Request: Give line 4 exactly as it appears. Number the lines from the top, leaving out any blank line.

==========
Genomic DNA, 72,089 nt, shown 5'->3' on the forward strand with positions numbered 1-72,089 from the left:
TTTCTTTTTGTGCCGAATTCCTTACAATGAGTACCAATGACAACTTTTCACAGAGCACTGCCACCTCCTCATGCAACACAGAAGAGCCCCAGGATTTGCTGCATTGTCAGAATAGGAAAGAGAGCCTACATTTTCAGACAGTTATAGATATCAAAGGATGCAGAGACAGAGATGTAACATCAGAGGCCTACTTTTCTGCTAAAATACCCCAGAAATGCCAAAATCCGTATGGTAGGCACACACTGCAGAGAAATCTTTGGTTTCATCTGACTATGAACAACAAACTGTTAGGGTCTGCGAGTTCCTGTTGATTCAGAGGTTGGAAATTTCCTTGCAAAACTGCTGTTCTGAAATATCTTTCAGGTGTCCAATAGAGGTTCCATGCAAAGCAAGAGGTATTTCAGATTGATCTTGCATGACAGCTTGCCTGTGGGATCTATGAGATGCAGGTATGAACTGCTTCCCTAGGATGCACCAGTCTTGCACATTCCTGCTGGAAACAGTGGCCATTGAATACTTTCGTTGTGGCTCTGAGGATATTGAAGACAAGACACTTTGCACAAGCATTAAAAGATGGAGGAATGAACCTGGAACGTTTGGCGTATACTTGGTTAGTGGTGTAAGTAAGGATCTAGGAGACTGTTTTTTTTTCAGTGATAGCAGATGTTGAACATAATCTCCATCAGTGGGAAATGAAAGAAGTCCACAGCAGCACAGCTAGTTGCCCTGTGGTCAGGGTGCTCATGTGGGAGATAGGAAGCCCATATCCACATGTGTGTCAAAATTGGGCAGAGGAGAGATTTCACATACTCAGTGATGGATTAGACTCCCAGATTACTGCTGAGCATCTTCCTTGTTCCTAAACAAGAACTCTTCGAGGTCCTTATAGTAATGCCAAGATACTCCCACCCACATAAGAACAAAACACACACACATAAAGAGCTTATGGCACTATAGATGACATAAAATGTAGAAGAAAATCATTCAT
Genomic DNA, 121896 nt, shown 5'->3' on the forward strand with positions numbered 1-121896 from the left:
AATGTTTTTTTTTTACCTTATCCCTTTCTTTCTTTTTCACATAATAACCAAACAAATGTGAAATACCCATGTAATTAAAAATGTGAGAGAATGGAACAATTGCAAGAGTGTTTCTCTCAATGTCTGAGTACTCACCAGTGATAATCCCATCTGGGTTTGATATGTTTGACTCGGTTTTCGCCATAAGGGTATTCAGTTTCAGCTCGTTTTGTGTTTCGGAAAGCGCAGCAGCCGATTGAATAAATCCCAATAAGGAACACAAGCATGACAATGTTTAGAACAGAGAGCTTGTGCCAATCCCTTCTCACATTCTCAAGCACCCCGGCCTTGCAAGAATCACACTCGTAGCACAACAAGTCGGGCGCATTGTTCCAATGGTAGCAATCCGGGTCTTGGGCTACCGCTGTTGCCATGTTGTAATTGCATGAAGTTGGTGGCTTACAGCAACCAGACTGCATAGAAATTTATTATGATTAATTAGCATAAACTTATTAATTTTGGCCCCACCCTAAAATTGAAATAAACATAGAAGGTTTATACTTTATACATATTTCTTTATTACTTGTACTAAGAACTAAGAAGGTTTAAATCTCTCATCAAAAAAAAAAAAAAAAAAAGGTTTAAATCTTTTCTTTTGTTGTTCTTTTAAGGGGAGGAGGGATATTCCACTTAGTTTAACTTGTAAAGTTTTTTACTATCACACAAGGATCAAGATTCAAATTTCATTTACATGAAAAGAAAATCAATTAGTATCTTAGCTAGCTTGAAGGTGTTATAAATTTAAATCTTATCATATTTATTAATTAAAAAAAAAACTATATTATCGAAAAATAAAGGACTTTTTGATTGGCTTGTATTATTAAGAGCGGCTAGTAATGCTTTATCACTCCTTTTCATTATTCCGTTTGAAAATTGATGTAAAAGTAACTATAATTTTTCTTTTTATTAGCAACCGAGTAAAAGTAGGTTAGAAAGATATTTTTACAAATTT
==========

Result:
AATGTTTTTTTTTTACCTTATCCCTTTCTTTCTTTTTCACATAATAACCAAACAAATGTGAAATACCCATGTAATTAAAAATGTGAGAGAATGGAACAATTGCAAGAGTGTTTCTCTCAATGTCTGAGTACTCACCAGTGATAATCCCATCTGGGTTTGATATGTTTGACTCGGTTTTCGCCATAAGGGTATTCAGTTTCAGCTCGTTTTGTGTTTCGGAAAGCGCAGCAGCCGATTGAATAAATCCCAATAAGGAACACAAGCATGACAATGTTTAGAACAGAGAGCTTGTGCCAATCCCTTCTCACATTCTCAAGCACCCCGGCCTTGCAAGAATCACACTCGTAGCACAACAAGTCGGGCGCATTGTTCCAATGGTAGCAATCCGGGTCTTGGGCTACCGCTGTTGCCATGTTGTAATTGCATGAAGTTGGTGGCTTACAGCAACCAGACTGCATAGAAATTTATTATGATTAATTAGCATAAACTTATTAATTTTGGCCCCACCCTAAAATTGAAATAAACATAGAAGGTTTATACTTTATACATATTTCTTTATTACTTGTACTAAGAACTAAGAAGGTTTAAATCTCTCATCAAAAAAAAAAAAAAAAAAAGGTTTAAATCTTTTCTTTTGTTGTTCTTTTAAGGGGAGGAGGGATATTCCACTTAGTTTAACTTGTAAAGTTTTTTACTATCACACAAGGATCAAGATTCAAATTTCATTTACATGAAAAGAAAATCAATTAGTATCTTAGCTAGCTTGAAGGTGTTATAAATTTAAATCTTATCATATTTATTAATTAAAAAAAAAACTATATTATCGAAAAATAAAGGACTTTTTGATTGGCTTGTATTATTAAGAGCGGCTAGTAATGCTTTATCACTCCTTTTCATTATTCCGTTTGAAAATTGATGTAAAAGTAACTATAATTTTTCTTTTTATTAGCAACCGAGTAAAAGTAGGTTAGAAAGATATTTTTACAAATTT